How to achieve the data analytics edge

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For brokers looking for an edge in helping to keep current clients and recruit new ones, analyzing and mining data is an emerging area, and those brokers who take part are improving business practices, prospecting and client retention.

Businesses of any size can tap into analytics to improve business practices both internally and externally, explains Jonathan Moran, principal product manager for customer intelligence at SAS, a Cary, N.C.-based developer of analytics software and the world’s largest privately held software business. “Many of the same applications of data analytics that your organization’s marketing department might do can also be tweaked and leveraged to better serve your internal customers — the employees — and existing clients,” he says. “For client retention, a company can mine data from customer service records, be it call center conversations or on-site appointments, and then apply analytics as an effective tool to predict what a client’s next concern might be. By being proactive in addressing potential issues, the business is more likely to retain the customer.”

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That is a topic Tom Avery, president and founder of Folsom, Calif.-based brokerage Innovative Broker Services. has experienced firsthand. He uses data to understand what a client’s employees are doing by using software that provides a detailed analysis on when an employee opens an email, clicks on a website or clicks on other links to drive further engagement. “For us as an industry, [using data in this way] is cutting edge,” Avery says. Brokerages “are finally starting to embrace that data analytics helps with our prospecting.”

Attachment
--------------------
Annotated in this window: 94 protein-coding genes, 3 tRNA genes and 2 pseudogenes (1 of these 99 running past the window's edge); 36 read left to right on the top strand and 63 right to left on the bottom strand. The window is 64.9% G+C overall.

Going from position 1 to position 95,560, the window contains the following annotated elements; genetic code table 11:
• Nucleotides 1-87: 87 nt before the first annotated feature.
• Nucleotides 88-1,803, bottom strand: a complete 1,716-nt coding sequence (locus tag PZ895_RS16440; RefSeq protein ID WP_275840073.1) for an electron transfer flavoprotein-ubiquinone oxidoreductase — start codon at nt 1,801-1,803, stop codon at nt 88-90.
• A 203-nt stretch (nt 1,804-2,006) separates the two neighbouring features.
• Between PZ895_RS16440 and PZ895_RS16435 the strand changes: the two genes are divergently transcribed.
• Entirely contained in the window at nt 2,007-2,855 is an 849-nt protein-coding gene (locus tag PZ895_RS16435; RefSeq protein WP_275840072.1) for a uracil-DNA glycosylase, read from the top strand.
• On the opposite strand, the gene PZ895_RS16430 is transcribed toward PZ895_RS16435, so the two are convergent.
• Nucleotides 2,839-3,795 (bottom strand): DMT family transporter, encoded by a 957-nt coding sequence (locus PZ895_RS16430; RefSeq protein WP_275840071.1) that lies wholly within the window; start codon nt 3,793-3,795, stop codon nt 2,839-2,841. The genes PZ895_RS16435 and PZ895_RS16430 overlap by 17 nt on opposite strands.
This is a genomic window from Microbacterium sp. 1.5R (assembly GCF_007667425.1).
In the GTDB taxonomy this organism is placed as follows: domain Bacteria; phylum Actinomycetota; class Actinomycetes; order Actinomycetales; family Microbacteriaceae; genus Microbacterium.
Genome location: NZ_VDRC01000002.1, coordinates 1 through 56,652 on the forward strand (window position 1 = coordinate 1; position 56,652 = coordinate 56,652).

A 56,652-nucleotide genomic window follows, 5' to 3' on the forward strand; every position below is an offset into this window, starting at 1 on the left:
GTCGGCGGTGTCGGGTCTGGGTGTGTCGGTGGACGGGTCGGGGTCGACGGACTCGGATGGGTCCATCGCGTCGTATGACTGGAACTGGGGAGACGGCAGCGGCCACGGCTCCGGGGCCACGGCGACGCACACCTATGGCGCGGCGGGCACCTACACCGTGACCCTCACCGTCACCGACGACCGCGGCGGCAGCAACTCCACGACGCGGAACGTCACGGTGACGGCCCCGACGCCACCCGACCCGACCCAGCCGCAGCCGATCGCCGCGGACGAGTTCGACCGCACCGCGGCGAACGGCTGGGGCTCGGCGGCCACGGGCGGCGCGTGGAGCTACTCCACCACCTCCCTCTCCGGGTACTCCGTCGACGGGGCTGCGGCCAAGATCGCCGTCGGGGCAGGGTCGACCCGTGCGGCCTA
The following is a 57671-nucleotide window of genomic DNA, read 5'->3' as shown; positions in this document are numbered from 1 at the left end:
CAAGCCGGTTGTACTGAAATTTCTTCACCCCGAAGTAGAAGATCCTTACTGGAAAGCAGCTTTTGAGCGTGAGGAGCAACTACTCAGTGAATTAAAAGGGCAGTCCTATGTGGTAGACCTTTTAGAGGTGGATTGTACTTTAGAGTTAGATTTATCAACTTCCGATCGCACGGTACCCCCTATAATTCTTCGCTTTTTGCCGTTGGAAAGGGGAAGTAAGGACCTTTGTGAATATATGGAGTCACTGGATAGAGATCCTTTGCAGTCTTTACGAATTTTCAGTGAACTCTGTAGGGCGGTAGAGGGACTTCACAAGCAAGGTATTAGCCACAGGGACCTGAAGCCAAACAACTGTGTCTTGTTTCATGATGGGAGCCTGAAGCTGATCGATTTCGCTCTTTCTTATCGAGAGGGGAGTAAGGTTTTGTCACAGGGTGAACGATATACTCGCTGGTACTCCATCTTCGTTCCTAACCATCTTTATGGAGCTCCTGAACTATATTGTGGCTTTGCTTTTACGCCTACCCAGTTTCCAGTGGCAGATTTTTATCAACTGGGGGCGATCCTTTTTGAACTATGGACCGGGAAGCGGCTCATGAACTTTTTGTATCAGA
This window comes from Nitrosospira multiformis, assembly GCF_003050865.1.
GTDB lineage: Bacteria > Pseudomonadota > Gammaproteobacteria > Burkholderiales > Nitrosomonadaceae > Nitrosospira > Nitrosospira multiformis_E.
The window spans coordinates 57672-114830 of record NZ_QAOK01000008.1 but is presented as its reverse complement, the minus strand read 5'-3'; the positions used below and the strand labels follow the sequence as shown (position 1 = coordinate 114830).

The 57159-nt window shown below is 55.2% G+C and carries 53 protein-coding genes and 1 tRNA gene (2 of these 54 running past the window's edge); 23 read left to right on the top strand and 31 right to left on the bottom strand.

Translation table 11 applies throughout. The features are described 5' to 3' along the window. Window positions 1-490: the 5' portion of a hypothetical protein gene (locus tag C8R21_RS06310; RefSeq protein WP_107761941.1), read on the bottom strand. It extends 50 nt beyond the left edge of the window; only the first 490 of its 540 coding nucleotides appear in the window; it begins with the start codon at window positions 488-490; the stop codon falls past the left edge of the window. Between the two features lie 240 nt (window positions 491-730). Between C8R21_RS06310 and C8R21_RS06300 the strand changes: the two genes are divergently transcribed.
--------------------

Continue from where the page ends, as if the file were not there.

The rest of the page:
He also analyses data to help with client retention. After conducting webinars, for example, he will send surveys to ask clients their feedback. Based on their responses, his company will ask for referrals and use that data to drive further products to clients and, in return, drive product sales.

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As an example, Avery rolled out a tech solution and had a webinar to discuss it, followed by a survey. Feedback from those polls showed clients wanted to integrate it with payroll, so his firm did that and went back to the clients. “We are implementing surveys. From the surveys we get data to drive additional products, and that drives more revenue,” he explains. “The more someone buys from you, the less likely they are to leave. If I can present payroll, it is one more reason for them to stick with us. It drives revenue, but also diversifies revenue. We know as an agency we have commission compression; this allows us to open new revenue streams.”

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Of his six largest current prospects, Avery will not be selling them benefits. “What I am going to be doing is talking about technology and integration and doing HR consulting,” he says. “That is not what a broker historically does. … We are rehabbing ourselves.”

Meanwhile, Jim Campbell, president and CEO of Rockville, Md.-based Axim Global Strategies, is also using data to increase revenue by helping clients analyze employee wellness and outcomes through his own internal tools. It has won him countless business, he says, but it is a large upfront investment. “You have to make the investment because if you don’t, we will take your client,” he adds.

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